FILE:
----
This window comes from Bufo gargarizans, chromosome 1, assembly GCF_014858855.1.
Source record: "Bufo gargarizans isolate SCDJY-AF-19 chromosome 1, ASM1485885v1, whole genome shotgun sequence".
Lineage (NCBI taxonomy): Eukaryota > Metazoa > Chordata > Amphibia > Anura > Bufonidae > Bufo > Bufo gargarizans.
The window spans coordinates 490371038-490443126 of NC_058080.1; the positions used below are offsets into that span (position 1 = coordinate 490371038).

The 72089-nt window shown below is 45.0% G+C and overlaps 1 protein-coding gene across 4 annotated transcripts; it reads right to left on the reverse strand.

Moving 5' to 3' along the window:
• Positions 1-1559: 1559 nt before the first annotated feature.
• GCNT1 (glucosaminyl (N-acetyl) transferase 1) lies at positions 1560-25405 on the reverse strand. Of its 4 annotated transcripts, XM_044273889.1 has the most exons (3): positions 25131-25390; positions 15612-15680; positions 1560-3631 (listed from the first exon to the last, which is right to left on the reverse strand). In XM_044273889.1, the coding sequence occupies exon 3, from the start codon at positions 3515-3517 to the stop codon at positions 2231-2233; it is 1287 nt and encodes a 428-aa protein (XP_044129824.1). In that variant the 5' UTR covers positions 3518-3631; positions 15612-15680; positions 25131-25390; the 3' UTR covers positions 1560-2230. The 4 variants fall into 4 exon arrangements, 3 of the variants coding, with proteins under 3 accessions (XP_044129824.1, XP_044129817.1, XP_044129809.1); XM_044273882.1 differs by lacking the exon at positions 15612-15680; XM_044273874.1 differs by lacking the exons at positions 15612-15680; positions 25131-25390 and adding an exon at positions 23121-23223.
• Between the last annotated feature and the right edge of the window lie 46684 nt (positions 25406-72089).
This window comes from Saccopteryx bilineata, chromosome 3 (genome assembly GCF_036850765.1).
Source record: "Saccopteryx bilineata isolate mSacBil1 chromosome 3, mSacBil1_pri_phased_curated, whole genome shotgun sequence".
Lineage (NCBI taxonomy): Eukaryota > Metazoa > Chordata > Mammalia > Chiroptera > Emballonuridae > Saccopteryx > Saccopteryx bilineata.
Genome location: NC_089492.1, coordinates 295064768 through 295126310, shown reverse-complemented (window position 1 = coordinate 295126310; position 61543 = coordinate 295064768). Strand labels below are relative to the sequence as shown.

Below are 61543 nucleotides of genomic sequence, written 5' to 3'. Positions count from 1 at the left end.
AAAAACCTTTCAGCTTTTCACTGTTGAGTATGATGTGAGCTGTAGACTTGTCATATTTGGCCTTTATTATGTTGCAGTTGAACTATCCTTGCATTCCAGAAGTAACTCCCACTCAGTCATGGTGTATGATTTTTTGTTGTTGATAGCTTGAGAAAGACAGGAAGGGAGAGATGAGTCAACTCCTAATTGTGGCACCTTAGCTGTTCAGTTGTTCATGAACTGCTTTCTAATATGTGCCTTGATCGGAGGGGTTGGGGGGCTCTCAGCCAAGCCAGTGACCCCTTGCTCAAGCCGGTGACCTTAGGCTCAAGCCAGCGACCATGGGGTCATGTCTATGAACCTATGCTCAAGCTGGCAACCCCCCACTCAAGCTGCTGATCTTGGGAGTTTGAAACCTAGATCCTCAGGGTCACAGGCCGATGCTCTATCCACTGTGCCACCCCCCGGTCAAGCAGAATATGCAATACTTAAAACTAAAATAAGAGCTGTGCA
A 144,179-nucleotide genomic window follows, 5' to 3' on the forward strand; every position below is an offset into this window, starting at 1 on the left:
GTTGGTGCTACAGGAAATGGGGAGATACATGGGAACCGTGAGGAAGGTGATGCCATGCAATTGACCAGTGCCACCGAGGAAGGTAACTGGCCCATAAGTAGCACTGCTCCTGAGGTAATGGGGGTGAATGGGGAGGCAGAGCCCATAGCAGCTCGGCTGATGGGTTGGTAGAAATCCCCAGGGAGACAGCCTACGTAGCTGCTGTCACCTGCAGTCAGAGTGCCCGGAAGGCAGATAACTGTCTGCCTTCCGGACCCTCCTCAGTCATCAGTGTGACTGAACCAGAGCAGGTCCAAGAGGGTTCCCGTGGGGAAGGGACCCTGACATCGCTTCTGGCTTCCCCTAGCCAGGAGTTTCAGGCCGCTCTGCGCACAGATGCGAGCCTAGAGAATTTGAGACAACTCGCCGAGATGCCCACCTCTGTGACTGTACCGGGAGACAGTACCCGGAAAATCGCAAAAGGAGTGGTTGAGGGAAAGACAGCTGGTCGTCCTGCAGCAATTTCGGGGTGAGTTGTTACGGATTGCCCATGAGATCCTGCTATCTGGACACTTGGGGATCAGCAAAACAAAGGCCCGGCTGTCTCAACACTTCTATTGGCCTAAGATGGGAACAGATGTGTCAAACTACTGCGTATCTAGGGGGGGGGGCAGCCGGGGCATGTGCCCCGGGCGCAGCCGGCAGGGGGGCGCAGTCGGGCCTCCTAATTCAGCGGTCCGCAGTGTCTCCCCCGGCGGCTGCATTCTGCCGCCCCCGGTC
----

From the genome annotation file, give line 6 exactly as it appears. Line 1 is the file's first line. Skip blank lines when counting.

Moving 5' to 3' along the window: